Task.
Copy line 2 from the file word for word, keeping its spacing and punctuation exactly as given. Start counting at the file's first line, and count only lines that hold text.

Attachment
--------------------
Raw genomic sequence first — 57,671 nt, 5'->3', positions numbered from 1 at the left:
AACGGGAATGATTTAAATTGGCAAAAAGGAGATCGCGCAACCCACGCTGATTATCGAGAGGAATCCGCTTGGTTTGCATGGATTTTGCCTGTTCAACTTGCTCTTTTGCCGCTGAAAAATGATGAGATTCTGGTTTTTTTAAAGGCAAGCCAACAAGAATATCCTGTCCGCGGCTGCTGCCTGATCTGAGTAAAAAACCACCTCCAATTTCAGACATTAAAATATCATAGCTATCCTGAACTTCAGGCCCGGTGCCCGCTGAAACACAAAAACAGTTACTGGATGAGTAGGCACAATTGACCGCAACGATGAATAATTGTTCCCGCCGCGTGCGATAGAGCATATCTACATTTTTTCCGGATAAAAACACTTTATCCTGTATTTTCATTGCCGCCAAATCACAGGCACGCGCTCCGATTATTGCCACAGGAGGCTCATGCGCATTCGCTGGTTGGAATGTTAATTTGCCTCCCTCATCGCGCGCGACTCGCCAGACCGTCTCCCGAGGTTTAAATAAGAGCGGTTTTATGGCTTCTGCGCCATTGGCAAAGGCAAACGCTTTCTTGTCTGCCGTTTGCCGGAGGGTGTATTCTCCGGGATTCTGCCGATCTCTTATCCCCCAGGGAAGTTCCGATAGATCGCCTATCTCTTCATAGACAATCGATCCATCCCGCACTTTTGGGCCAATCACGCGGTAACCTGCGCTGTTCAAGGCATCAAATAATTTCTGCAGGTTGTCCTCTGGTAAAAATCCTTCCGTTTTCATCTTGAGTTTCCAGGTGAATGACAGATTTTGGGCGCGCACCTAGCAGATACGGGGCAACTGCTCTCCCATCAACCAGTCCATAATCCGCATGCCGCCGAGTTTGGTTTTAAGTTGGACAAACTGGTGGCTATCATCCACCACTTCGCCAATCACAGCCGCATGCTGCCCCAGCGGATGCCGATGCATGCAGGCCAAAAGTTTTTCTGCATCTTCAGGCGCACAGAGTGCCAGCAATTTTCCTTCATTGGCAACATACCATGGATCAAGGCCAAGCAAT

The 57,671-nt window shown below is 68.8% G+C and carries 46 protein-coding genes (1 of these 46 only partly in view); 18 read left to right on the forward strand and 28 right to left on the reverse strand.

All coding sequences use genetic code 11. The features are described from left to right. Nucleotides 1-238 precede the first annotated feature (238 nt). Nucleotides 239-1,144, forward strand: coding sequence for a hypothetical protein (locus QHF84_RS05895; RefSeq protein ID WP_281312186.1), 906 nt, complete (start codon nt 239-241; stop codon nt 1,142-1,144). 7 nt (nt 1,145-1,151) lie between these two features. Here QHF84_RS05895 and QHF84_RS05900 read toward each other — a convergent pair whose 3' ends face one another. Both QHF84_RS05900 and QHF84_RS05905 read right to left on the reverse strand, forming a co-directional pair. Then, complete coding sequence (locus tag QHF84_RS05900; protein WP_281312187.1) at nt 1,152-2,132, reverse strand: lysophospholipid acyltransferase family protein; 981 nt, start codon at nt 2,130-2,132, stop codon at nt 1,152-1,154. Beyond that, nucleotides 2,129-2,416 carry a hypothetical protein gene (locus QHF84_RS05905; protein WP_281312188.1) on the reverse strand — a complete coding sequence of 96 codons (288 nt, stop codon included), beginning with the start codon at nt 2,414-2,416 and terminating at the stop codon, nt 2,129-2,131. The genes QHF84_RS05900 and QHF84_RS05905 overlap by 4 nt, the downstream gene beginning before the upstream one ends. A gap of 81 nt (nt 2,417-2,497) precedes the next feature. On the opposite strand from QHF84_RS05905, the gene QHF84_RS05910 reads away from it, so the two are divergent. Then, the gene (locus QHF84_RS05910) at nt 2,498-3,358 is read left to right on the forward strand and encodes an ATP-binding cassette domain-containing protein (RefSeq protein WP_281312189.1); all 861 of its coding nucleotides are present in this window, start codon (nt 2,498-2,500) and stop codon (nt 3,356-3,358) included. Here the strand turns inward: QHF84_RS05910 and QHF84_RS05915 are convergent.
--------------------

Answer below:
AACGGGAATGATTTAAATTGGCAAAAAGGAGATCGCGCAACCCACGCTGATTATCGAGAGGAATCCGCTTGGTTTGCATGGATTTTGCCTGTTCAACTTGCTCTTTTGCCGCTGAAAAATGATGAGATTCTGGTTTTTTTAAAGGCAAGCCAACAAGAATATCCTGTCCGCGGCTGCTGCCTGATCTGAGTAAAAAACCACCTCCAATTTCAGACATTAAAATATCATAGCTATCCTGAACTTCAGGCCCGGTGCCCGCTGAAACACAAAAACAGTTACTGGATGAGTAGGCACAATTGACCGCAACGATGAATAATTGTTCCCGCCGCGTGCGATAGAGCATATCTACATTTTTTCCGGATAAAAACACTTTATCCTGTATTTTCATTGCCGCCAAATCACAGGCACGCGCTCCGATTATTGCCACAGGAGGCTCATGCGCATTCGCTGGTTGGAATGTTAATTTGCCTCCCTCATCGCGCGCGACTCGCCAGACCGTCTCCCGAGGTTTAAATAAGAGCGGTTTTATGGCTTCTGCGCCATTGGCAAAGGCAAACGCTTTCTTGTCTGCCGTTTGCCGGAGGGTGTATTCTCCGGGATTCTGCCGATCTCTTATCCCCCAGGGAAGTTCCGATAGATCGCCTATCTCTTCATAGACAATCGATCCATCCCGCACTTTTGGGCCAATCACGCGGTAACCTGCGCTGTTCAAGGCATCAAATAATTTCTGCAGGTTGTCCTCTGGTAAAAATCCTTCCGTTTTCATCTTGAGTTTCCAGGTGAATGACAGATTTTGGGCGCGCACCTAGCAGATACGGGGCAACTGCTCTCCCATCAACCAGTCCATAATCCGCATGCCGCCGAGTTTGGTTTTAAGTTGGACAAACTGGTGGCTATCATCCACCACTTCGCCAATCACAGCCGCATGCTGCCCCAGCGGATGCCGATGCATGCAGGCCAAAAGTTTTTCTGCATCTTCAGGCGCACAGAGTGCCAGCAATTTTCCTTCATTGGCAACATACCATGGATCAAGGCCAAGCAAT